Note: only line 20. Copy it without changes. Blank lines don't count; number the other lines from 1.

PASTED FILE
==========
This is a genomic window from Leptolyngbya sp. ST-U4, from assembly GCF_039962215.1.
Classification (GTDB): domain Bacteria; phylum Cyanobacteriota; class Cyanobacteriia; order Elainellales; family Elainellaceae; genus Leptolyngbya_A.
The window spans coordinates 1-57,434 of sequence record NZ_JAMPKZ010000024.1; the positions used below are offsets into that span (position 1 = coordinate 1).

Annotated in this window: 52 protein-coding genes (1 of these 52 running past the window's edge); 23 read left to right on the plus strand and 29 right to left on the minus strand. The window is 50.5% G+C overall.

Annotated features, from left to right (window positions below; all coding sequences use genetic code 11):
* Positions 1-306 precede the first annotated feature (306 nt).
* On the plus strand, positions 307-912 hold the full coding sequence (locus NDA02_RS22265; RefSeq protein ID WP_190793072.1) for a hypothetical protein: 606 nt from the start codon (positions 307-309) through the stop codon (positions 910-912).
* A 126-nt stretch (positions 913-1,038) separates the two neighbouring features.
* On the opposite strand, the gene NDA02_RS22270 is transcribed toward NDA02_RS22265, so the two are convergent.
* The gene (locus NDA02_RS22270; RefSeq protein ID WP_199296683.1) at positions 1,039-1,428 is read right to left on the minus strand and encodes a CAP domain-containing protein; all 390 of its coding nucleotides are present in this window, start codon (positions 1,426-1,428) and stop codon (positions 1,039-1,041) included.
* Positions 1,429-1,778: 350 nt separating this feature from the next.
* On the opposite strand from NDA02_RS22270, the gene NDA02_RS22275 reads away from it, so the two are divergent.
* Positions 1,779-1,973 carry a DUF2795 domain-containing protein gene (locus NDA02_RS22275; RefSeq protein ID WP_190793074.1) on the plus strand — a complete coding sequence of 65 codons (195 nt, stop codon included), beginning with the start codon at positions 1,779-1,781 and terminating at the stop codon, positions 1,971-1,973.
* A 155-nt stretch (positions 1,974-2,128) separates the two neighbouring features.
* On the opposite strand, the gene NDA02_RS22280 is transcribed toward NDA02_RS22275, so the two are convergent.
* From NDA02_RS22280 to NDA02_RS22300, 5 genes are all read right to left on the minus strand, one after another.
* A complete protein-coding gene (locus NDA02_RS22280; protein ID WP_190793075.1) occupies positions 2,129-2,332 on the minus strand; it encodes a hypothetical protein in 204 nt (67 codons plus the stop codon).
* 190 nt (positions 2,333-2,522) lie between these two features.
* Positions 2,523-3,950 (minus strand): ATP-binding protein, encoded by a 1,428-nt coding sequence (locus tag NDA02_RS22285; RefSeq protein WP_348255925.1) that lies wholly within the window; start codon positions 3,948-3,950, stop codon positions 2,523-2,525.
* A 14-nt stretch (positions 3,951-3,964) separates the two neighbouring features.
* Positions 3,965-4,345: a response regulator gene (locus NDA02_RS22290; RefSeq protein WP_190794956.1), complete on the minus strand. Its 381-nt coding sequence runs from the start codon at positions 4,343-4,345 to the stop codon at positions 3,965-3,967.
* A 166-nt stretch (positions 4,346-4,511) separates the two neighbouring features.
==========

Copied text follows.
* A 14-nt stretch (positions 3,951-3,964) separates the two neighbouring features.